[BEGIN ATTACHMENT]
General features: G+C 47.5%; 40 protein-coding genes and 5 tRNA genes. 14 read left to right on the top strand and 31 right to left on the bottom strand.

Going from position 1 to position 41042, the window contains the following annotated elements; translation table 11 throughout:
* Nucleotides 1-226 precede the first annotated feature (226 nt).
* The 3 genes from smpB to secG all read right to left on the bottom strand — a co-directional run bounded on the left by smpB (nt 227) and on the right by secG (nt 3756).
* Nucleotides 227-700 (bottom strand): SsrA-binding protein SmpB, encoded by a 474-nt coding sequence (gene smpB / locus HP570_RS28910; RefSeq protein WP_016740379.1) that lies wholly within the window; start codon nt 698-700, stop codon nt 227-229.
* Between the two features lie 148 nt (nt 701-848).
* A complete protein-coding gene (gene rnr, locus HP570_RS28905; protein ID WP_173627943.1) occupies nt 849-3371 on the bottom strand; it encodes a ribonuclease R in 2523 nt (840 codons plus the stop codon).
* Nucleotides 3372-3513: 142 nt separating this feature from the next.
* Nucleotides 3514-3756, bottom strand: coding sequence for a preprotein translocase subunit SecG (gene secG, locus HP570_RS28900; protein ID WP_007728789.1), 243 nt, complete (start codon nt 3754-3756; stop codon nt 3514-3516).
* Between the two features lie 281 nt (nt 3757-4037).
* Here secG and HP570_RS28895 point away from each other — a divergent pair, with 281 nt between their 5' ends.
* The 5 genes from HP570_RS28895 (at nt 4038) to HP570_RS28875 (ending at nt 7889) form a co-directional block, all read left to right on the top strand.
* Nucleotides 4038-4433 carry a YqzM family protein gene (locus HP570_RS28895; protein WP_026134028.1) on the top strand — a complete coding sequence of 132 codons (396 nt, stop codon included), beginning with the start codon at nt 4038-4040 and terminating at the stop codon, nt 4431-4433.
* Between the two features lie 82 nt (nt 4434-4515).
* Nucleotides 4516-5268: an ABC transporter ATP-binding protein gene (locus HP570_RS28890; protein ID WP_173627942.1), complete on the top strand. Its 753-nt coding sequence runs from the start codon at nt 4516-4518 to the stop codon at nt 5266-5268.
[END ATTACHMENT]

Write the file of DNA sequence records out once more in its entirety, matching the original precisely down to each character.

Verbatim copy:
General features: G+C 47.5%; 40 protein-coding genes and 5 tRNA genes. 14 read left to right on the top strand and 31 right to left on the bottom strand.

Going from position 1 to position 41042, the window contains the following annotated elements; translation table 11 throughout:
* Nucleotides 1-226 precede the first annotated feature (226 nt).
* The 3 genes from smpB to secG all read right to left on the bottom strand — a co-directional run bounded on the left by smpB (nt 227) and on the right by secG (nt 3756).
* Nucleotides 227-700 (bottom strand): SsrA-binding protein SmpB, encoded by a 474-nt coding sequence (gene smpB / locus HP570_RS28910; RefSeq protein WP_016740379.1) that lies wholly within the window; start codon nt 698-700, stop codon nt 227-229.
* Between the two features lie 148 nt (nt 701-848).
* A complete protein-coding gene (gene rnr, locus HP570_RS28905; protein ID WP_173627943.1) occupies nt 849-3371 on the bottom strand; it encodes a ribonuclease R in 2523 nt (840 codons plus the stop codon).
* Nucleotides 3372-3513: 142 nt separating this feature from the next.
* Nucleotides 3514-3756, bottom strand: coding sequence for a preprotein translocase subunit SecG (gene secG, locus HP570_RS28900; protein ID WP_007728789.1), 243 nt, complete (start codon nt 3754-3756; stop codon nt 3514-3516).
* Between the two features lie 281 nt (nt 3757-4037).
* Here secG and HP570_RS28895 point away from each other — a divergent pair, with 281 nt between their 5' ends.
* The 5 genes from HP570_RS28895 (at nt 4038) to HP570_RS28875 (ending at nt 7889) form a co-directional block, all read left to right on the top strand.
* Nucleotides 4038-4433 carry a YqzM family protein gene (locus HP570_RS28895; protein WP_026134028.1) on the top strand — a complete coding sequence of 132 codons (396 nt, stop codon included), beginning with the start codon at nt 4038-4040 and terminating at the stop codon, nt 4431-4433.
* Between the two features lie 82 nt (nt 4434-4515).
* Nucleotides 4516-5268: an ABC transporter ATP-binding protein gene (locus HP570_RS28890; protein ID WP_173627942.1), complete on the top strand. Its 753-nt coding sequence runs from the start codon at nt 4516-4518 to the stop codon at nt 5266-5268.